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Business/Money

December 16, 2013

River Ridge approves new retail rules

Measure dictates which businesses can locate at center

CHARLESTOWN — The River Ridge Development Authority moved to put the final say on whether certain types of businesses can locate in the commerce center back in the hands of the people.

The authority voted to approve Resolution 61-2013, which adds to the list of permitted land uses within the industrial park.

The new permitted uses include utilities, professional, scientific and technical services; administrative, support and waste management and remediation services; heath care and social assistance; commercial banking; and child day care services. The planning and zoning boards in Charlestown and Jeffersonville would have the final say on whether or not such businesses could locate within their city boundaries within the park.

“When it comes to retail, considerable power is vested in the respective mayors of Charlestown and Jeffersonville,” said Mark Robinson, authority president. “If they’re not supportive, then the issue dies.”

All other retail or commercial land uses not addressed by the resolution must come before the development authority board and win the vote of a simple majority of the five-member board to be allowed to move forward.

The vote for the resolution was 4-1. Board member David Flowe voted against the resolution. Flowe said after the meeting that he would have preferred uses not addressed in the resolution be allowed to move forward upon receiving at least four out of five votes.

Robinson said the resolution spent months in an eight-member committee prior to coming before the board for approval.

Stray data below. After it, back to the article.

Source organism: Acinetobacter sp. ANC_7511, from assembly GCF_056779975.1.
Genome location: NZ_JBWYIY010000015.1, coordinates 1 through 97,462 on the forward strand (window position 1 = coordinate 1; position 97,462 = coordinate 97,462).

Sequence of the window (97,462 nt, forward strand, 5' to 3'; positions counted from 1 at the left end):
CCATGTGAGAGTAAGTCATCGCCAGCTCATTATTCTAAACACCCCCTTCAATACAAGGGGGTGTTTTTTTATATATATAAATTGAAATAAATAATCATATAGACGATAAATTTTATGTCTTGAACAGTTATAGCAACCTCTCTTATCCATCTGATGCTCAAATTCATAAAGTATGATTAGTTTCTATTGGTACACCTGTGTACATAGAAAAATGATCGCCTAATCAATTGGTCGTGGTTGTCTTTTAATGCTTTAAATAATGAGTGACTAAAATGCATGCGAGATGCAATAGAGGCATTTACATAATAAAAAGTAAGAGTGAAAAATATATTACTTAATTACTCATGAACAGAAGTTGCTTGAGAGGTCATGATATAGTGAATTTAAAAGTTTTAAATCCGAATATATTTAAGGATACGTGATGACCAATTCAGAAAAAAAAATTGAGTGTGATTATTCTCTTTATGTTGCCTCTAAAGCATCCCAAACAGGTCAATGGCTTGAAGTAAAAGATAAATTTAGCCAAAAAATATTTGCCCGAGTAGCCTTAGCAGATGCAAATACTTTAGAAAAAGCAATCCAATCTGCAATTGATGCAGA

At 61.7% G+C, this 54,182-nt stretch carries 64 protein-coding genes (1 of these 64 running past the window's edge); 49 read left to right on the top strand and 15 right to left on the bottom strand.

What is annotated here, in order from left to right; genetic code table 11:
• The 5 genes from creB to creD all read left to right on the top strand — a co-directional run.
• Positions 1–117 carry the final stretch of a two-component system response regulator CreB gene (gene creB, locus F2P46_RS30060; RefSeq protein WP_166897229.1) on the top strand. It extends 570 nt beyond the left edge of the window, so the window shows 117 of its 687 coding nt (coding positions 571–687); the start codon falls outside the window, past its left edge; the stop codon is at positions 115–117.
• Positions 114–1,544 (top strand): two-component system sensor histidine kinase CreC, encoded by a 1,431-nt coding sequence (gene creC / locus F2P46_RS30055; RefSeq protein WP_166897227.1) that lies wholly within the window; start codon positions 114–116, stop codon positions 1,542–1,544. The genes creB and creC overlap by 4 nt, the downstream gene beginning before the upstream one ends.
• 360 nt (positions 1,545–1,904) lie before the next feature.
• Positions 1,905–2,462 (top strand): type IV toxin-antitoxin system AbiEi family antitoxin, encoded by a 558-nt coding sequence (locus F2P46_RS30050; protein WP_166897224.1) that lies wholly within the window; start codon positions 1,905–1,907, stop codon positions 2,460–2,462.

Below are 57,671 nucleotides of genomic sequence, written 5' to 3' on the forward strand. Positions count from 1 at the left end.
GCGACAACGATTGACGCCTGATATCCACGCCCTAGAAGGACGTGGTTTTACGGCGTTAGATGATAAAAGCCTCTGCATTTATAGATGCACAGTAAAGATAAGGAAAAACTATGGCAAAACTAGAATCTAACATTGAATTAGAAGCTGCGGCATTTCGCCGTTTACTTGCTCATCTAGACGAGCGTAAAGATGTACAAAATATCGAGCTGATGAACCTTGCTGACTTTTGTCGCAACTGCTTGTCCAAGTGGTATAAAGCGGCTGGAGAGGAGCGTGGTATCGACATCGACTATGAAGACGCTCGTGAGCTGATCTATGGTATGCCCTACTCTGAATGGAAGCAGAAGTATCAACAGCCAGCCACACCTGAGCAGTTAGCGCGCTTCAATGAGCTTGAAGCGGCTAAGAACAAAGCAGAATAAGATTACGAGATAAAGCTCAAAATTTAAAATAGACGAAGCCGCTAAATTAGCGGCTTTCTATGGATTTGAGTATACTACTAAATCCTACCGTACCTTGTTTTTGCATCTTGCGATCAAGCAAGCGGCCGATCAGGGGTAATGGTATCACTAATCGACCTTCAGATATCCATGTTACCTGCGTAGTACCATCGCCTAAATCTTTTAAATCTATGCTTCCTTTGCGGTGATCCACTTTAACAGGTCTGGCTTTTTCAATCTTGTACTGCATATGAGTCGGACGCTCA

“I think we need services out here for the companies that have located here with their employment,” said Ned Pfau, board member. “They need to have services that will complement their style of living, and also complement the future development at River Ridge. This limited retail does just that here on our property.”

DUKE ENERGY DONATES

Duke Energy representatives presented the board with a check for $30,000 to help obtain megasite certification for a 1,500-acre parcel of land within the commerce center.

“We do not have gold, frankincense or myrrh, but we do come bearing gifts,” said Pat More, Duke Energy manager for the Jeffersonville area.

In general, megasites are parcels of land of at least 1,000 acres suitable for building a large manufacturing or industrial operation, according to a Duke Energy news release. To become certified, a parcel must have the necessary permits, approvals and infrastructure in place to allow a prospective business to begin construction relatively quickly.

McCallum Sweeney Consulting will conduct the megasite certification process at River Ridge.

“We are grateful for the long-term partnership with Duke Energy that has made this grant possible,” said River Ridge Executive Director Jerry Acy. “This megasite has the potential to attract large-scale manufacturing, which in turn brings high-skill, high-paying jobs.”

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